The late 17th century and early 18th century saw an era of multifaceted incorporation. While the Europeans were taking control of more and more Native lands, the Natives were trying to make sense of these newcomers. And, despite intertribal conflicts, the Natives pretty much held their ground when it came to facing the colonists. How did this power dynamic work out in the Native Southeast?
During the 1720s, a headman from the tribal community in the Carolina Piedmont presented the colonial governor of South Carolina with a deerskin map.
In the center were circles of various sizes depicting individual Native groups—the Nasaw, Suttiries, and Nustie, among others. Lines representing pathways connected these communities to each other and to the city of Charleston, South Carolina and the colony of Virginia to the left and right, respectively.
Learn more about the Native South in the 1600s.
A Story of Mutual Incorporation
But, it would be a mistake to see this as just a map. In fact, it tells a story in microcosm of what was happening all across Native America, and it demands that we meditate on the very different ways that Native and non-Native people made sense of the worlds in which they lived.
In other words, this map tells a Native-centered story about the ongoing processes of mutual incorporation and reciprocal transformation during the late 17th and first half of the 18th centuries. And, it affords an Indigenous way of seeing how Native people pulled Europeans into their worlds on their own terms.
A Native Perspective of the European Newcomers
Consider, for instance, that European places take the form of rectangles, rather than circles in the map. Or, that, instead of fixating on distance, scale, or topography, the map emphasizes the relative location of peoples and how they relate to one another.
And finally, consider that while South Carolinians referred to all of the Native people in the area as one tribe—the Catawbas—that name does not even appear on the map. Instead, we see the names of many distinct peoples who were, in fact, in the midst of going through a process of fragmentation and coalescence.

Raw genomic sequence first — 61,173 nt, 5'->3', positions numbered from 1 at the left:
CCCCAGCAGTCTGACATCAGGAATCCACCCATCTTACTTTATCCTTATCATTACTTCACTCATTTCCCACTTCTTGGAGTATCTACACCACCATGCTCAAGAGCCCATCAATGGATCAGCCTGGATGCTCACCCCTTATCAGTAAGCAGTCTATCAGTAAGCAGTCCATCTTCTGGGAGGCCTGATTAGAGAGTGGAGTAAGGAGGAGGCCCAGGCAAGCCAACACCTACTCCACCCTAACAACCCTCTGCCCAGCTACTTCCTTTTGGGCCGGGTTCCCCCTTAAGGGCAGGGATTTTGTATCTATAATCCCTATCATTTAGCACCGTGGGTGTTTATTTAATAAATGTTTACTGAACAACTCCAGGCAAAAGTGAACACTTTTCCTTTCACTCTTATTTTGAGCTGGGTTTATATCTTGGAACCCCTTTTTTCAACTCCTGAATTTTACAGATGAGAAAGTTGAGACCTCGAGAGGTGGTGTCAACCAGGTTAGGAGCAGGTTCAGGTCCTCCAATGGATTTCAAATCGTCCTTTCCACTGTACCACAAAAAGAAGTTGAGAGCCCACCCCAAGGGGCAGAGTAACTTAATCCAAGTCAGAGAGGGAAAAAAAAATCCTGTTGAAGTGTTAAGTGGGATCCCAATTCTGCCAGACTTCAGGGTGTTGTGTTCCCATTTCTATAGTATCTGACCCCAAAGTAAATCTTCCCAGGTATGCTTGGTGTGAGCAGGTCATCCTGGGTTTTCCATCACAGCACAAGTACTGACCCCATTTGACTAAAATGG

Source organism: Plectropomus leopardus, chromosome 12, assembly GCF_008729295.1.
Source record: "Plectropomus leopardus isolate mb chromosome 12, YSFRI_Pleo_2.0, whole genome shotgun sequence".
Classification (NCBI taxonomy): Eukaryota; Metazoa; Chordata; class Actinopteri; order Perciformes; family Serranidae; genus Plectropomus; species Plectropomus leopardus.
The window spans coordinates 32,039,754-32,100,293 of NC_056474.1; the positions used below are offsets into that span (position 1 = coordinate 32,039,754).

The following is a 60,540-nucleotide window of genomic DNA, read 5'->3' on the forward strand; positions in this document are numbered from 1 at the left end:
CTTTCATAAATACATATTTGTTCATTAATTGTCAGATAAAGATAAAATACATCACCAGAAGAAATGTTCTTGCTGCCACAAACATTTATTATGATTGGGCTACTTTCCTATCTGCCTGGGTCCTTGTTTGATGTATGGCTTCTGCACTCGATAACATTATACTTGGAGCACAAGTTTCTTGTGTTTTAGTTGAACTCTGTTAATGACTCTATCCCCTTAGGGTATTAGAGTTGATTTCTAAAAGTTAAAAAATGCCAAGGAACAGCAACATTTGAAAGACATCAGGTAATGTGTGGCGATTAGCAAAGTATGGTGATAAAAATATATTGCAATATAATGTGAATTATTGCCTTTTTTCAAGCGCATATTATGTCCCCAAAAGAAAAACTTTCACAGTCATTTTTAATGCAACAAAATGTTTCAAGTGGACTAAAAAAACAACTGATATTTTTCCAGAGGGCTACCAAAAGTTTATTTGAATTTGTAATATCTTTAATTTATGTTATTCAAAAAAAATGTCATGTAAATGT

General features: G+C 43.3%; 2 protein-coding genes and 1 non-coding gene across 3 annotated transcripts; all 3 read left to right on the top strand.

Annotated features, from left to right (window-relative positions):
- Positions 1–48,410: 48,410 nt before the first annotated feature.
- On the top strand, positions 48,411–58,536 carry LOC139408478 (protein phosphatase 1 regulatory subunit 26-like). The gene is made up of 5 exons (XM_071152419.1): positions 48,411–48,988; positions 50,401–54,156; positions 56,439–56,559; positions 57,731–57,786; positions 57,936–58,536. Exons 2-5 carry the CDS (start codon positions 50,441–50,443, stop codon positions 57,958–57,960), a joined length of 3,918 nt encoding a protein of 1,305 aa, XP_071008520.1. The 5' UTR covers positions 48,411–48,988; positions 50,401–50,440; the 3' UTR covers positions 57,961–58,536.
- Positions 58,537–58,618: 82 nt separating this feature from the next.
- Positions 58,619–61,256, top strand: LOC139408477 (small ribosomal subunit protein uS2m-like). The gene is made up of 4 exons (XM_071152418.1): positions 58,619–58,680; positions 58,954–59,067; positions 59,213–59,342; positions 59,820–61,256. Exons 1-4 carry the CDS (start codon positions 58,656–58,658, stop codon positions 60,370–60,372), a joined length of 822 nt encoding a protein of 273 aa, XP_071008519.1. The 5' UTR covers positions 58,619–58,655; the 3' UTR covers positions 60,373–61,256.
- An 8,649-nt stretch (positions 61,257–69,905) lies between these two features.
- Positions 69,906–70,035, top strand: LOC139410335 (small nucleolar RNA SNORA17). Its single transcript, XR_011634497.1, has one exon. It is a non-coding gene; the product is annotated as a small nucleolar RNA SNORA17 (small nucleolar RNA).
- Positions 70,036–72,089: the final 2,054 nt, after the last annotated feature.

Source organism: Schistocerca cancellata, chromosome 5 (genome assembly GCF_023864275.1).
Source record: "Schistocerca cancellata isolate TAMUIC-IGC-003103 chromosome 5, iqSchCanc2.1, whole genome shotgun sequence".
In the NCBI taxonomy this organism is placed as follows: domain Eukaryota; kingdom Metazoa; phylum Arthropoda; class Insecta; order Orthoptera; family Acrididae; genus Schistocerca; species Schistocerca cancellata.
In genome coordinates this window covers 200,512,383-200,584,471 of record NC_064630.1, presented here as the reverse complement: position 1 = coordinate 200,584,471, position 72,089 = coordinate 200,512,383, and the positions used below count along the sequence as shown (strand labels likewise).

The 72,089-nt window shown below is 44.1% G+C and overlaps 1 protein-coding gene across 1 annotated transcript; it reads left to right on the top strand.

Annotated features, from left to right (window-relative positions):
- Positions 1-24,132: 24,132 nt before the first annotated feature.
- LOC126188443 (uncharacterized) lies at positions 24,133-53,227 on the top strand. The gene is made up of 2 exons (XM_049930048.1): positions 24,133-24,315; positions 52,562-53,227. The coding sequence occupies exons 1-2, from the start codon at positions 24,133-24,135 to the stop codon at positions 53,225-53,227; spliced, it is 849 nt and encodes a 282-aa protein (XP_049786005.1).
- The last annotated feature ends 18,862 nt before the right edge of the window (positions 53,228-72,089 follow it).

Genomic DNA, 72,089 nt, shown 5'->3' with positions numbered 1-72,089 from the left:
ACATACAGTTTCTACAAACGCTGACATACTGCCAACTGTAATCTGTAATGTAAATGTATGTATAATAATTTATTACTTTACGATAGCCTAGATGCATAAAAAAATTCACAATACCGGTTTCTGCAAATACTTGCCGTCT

So, this map suggests the need for us to readjust our vision if we are to understand the late 17th and early 18th centuries from Native perspectives.
This is a transcript from the video series Native Peoples of North America. Watch it now, Wondrium.
Did the Europeans Really Control Native Lands?
Now, it’s true that this period saw a virtually constant state of war in many parts of North America, as European nations fought over competing claims to Native ground. But, as this map indicates, the idea that Europeans controlled much of anything was illusory.
The truth of the matter, as this map suggests, is that most of Native America remained Native ground. And there was a lot more to Native people’s lives than war.
Drawing from research on the Arkansas River Valley, historian Kathleen DuVal offers this reappraisal: “Rather than being colonized, Indians drew a successive series of European empires into local patterns of land and resource allocation, sustenance, goods exchange, gender relations, diplomacy, and warfare.”
Preserving Native Lands in the Southeast
In the Southeast, increased social and economic interactions with colonists made it increasingly difficult for Native people to control the rate and shape of change. Their search for common ground was challenged even more by the spread of diseases, the expansion of slavery, and the onset of war.
For instance, between 1711 and 1713, the Tuscarora people fought—and lost—a devastating war against the British and their Yamasee allies in North Carolina.
Tuscarora War with the British